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Hugh Martin, composer, lyricist, and vocal arranger, not always or necessarily in that order, has died at age ninety six. I hope he's passing that peace pipe in the Great Beyond with Judy and all the rest of the talents he knew. RIP.

The improbable events that led to this fantasy-come-true started in the fall of 1951. I was living in New York and happened on an announcement in one of the papers that the Palace, after many inglorious years, was planning to re-open on a two-a-day basis with an old-time vaudeville show headed by Judy Garland. I have never been an opening night freak, but I adored Judy, had written the songs for one of her movies, Meet Me in St. Louis, and thought to myself, "This is one opening night I'd like to attend." Someone tipped me off that she was staying at the Waldorf, so I phoned her, hoping I wasn't being a nuisance. She was cordial as could be, so I screwed up my courage and asked if it would be possible to get a couple of house seats for the première.


At the height of the swing band era, as well as continuing to write and compose show tunes, Martin also led his own quartet, and became a versatile crooner and vocal arranger.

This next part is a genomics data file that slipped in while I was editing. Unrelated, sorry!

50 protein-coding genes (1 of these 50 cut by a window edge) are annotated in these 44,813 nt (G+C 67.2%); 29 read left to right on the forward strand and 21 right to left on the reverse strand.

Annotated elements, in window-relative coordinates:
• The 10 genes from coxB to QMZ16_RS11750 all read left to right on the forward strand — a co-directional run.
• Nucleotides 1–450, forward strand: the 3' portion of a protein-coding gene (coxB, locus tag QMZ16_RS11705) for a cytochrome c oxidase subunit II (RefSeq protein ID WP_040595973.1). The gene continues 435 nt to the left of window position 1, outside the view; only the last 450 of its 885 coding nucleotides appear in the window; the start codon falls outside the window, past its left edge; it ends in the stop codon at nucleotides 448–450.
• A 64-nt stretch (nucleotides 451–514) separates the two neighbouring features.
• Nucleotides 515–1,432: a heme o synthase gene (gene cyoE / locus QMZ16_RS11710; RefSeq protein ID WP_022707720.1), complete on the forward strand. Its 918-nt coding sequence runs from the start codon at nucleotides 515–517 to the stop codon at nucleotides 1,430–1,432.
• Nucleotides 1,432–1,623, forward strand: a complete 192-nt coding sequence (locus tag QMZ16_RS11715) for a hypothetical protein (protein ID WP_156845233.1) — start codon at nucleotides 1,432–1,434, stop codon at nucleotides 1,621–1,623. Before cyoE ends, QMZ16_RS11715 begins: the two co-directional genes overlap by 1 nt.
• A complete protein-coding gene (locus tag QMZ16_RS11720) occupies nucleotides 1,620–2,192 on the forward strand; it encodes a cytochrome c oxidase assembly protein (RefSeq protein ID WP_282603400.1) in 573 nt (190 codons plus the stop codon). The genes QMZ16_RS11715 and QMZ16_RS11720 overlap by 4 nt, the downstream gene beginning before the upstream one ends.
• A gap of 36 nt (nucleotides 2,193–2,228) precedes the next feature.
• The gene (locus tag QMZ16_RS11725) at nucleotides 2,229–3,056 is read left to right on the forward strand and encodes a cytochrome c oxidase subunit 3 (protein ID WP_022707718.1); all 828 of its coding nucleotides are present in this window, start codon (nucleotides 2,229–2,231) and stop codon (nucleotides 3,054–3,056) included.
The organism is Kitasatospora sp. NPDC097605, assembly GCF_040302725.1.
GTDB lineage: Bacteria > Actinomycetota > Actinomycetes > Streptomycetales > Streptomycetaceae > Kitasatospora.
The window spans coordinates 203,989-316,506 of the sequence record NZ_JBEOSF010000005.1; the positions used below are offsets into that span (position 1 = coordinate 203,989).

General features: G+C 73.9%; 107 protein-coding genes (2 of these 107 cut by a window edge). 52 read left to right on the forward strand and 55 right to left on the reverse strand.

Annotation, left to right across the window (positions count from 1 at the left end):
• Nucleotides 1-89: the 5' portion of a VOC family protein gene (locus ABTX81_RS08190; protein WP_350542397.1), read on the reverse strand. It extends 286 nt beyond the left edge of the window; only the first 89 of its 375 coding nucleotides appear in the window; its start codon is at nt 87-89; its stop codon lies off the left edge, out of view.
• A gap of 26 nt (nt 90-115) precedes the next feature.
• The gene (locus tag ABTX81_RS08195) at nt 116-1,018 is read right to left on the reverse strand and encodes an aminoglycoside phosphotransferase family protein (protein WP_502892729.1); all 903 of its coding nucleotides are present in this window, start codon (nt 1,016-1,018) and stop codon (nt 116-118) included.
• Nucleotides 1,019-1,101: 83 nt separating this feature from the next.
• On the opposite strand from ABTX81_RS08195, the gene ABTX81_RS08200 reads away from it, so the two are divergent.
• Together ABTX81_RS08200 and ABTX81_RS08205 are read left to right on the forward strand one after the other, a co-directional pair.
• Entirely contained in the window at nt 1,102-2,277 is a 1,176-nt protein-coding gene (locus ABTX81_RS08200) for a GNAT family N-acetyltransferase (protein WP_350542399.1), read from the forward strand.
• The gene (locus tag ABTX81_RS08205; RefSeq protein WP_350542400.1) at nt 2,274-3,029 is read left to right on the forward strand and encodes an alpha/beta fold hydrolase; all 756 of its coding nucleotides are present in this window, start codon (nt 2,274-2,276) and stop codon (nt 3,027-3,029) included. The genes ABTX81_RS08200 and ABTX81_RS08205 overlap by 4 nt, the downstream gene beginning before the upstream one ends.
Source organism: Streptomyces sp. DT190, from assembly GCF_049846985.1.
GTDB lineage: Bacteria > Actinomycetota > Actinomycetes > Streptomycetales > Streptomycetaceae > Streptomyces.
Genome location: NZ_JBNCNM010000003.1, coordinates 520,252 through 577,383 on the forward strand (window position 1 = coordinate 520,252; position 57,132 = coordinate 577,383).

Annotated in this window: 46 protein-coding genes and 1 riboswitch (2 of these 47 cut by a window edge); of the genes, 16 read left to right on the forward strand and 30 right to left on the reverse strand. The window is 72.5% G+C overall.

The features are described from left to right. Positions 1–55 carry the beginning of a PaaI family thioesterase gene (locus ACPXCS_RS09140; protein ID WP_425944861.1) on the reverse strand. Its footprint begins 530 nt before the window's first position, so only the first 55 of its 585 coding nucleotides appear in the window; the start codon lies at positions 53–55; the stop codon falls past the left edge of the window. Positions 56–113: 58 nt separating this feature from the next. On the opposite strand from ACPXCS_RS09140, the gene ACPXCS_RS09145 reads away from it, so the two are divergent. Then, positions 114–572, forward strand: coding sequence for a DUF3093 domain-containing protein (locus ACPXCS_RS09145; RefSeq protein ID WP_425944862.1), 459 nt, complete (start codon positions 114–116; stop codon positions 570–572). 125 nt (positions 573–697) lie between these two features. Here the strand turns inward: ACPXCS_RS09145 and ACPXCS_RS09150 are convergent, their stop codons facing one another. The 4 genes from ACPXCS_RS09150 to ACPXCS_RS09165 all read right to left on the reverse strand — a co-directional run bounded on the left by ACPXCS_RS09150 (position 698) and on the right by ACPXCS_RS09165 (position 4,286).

Although sidelined by rock and roll, he continued to find success with Judy Garland, as her pianist in her solo show at the Palace Theatre, New York, in 1951, and as vocal director and arranger for her 1954 film A Star Is Born.

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Hugh Martin really was a wonderful musician. Besides being a fine composer, he really had a marvelous ear for arrangements, and did one of my all-time favorite charts, the original arrangement to "Sing for Your Supper" in The Boys From Syracuse. RIP, Mr. Martin.

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